You can thank Minnesota (and the Midwest) for your Thanksgiving feast - Bring Me The News

You can thank Minnesota (and the Midwest) for your Thanksgiving feast

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When you sit down to Thanksgiving dinner be sure to thank Minnesota and parts of the Midwest for the holiday staples you'll be chowing down on.

There's a good chance the turkey you'll be eating was raised in Minnesota – the state leads the nation in turkey production.

And that tart topping? It's probably from our neighbors – 64 percent of the nation's cranberries come from bogs in Wisconsin.

Don't forget dessert. Illinois probably helped make your pumpkin pie. The state is the largest producer of pumpkins in the nation.

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Gobble, gobble

Nearly 90 percent of Americans eat turkey on Thanksgiving, which adds up to 46 million turkeys, U.S. News and World Report says. The U.S. Department of Agriculture estimates Minnesota farmers will raise 45 million of the 242 million turkeys produced nationwide in 2014.

There are approximately 450 turkey farmers who operate 600 turkey farms in the state, the Minnesota Turkey Growers Association says. The industry brings in more than $600 million for farmers, processors and other related industries.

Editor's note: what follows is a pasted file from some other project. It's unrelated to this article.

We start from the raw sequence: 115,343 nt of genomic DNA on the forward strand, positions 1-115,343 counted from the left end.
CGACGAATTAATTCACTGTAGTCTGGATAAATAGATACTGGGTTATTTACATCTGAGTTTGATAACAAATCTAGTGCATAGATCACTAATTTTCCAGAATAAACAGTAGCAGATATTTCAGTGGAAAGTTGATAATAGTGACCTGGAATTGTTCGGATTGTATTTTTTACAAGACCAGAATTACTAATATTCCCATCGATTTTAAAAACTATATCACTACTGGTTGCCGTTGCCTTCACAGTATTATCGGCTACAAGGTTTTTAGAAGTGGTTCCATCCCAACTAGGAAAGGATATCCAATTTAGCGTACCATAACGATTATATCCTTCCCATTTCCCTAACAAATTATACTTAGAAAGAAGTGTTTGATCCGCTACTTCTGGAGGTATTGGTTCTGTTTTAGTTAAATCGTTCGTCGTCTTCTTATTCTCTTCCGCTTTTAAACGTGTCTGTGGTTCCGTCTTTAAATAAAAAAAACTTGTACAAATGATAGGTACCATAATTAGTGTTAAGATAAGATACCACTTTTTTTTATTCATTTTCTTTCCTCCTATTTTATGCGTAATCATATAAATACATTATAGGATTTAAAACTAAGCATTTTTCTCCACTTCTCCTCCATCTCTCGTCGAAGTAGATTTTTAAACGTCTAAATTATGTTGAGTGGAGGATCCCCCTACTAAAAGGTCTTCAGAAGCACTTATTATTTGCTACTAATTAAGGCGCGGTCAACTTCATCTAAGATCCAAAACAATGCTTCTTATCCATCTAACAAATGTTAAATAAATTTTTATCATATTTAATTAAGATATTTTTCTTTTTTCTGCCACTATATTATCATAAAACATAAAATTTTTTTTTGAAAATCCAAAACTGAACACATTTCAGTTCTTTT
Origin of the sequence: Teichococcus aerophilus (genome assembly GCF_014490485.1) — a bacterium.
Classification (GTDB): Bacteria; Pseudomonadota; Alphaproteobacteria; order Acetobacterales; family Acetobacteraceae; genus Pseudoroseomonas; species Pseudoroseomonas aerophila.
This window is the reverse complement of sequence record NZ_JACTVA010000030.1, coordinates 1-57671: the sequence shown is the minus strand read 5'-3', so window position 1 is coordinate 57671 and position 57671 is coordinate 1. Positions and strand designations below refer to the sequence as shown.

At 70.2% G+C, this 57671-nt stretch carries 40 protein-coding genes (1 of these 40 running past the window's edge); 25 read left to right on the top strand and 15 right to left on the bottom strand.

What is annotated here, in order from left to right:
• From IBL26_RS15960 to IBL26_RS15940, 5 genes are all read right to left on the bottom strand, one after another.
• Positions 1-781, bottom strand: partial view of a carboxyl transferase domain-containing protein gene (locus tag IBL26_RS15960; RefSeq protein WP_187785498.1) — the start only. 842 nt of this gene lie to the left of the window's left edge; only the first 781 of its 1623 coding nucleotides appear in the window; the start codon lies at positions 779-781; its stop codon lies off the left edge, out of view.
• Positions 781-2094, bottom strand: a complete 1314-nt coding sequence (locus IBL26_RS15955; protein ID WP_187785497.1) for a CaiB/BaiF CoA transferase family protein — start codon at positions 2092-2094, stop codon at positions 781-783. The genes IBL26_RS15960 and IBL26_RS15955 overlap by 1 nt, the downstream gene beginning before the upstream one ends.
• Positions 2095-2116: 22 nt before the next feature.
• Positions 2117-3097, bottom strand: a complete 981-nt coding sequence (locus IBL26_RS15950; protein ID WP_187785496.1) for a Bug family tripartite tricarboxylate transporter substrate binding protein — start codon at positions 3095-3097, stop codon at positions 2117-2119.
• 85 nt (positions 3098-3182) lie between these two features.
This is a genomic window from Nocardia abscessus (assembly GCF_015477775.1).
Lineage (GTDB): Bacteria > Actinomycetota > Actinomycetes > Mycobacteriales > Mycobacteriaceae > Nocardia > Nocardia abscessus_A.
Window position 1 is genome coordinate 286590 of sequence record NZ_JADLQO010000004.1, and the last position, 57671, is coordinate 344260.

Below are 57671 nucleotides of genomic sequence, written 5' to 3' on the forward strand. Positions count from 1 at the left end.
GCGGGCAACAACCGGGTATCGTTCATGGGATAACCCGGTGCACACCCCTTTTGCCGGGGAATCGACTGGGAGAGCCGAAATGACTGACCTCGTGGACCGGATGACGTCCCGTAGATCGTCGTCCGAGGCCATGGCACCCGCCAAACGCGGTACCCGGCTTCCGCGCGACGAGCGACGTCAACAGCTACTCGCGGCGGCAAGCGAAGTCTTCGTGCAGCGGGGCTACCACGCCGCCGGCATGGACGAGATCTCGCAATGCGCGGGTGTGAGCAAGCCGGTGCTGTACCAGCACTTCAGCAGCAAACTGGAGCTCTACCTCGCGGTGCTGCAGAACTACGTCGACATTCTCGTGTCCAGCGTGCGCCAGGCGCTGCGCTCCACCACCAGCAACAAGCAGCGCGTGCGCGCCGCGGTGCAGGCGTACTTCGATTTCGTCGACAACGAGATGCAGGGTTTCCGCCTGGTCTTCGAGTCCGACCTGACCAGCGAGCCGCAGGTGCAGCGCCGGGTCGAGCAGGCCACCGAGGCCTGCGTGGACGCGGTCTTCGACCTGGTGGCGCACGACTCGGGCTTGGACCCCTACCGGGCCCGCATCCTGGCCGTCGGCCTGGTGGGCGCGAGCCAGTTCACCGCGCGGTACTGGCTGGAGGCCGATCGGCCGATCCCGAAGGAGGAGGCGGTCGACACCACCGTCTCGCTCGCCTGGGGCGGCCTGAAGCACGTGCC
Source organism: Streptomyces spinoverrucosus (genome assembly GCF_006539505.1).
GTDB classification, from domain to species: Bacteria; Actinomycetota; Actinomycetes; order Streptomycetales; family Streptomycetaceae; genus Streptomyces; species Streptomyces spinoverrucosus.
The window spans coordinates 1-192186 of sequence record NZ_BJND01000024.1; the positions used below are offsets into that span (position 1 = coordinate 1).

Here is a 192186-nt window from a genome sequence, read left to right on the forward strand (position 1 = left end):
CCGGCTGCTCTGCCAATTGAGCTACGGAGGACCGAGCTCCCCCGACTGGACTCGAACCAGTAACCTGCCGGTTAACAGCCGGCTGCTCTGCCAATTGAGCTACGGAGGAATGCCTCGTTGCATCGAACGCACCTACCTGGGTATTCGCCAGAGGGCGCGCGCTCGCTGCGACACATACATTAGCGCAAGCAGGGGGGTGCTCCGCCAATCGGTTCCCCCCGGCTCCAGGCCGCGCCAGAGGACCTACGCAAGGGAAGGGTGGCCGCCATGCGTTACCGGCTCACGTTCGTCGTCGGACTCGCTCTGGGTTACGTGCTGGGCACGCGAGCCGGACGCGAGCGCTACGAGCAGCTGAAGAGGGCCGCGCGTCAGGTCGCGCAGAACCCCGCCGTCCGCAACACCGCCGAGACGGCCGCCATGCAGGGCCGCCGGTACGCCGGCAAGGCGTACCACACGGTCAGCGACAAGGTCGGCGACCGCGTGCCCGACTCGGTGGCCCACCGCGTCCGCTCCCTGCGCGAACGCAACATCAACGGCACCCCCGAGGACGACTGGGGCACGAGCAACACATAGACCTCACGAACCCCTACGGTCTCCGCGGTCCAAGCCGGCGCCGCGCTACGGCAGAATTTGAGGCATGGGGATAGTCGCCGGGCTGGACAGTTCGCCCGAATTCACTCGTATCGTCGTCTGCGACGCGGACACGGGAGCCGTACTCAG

The cost of cranberries

About 20 percent of the world's cranberries get eaten during the holidays, the Wisconsin State Cranberry Growers Association says, and this year there are plenty to go around.

Last year's record harvest, and this year's substantial harvest – Wisconsin is expected to produce 5.38 million of the 8.57 million barrels grown nationwide this year – has led to an oversupply of cranberries.

So the USDA says it will buy 68 million pounds (a single barrel contains about 100 pounds of cranberries) in a push to stabilize prices for cranberry growers, Wisconsin Public Radio reports. The cranberry products will likely go into school lunch programs and food pantries.

However, the Wisconsin State Cranberry Growers Association says cranberry prices for consumers may go up until the market stabilizes, the news station notes.

Other Turkey Day favorites

Here's a look where the majority of other popular Thanksgiving foods are produced:

  • Sweet potatoes are mostly produced in North Carolina and the southern United States.
  • Green beans (snap beans): Wisconsin, Oregon and Michigan lead the country in snap bean production for processing – like the canned beans commonly used in green bean casseroles on Thanksgiving – while Florida and Georgia lead the nation in production of fresh-market snap beans.
  • Potatoes: Two-thirds of all potatoes harvested in the fall (which accounts for 90 percent of all potatoes) are produced in the West, with Idaho and Washington producing over half of all the potatoes in the U. S.

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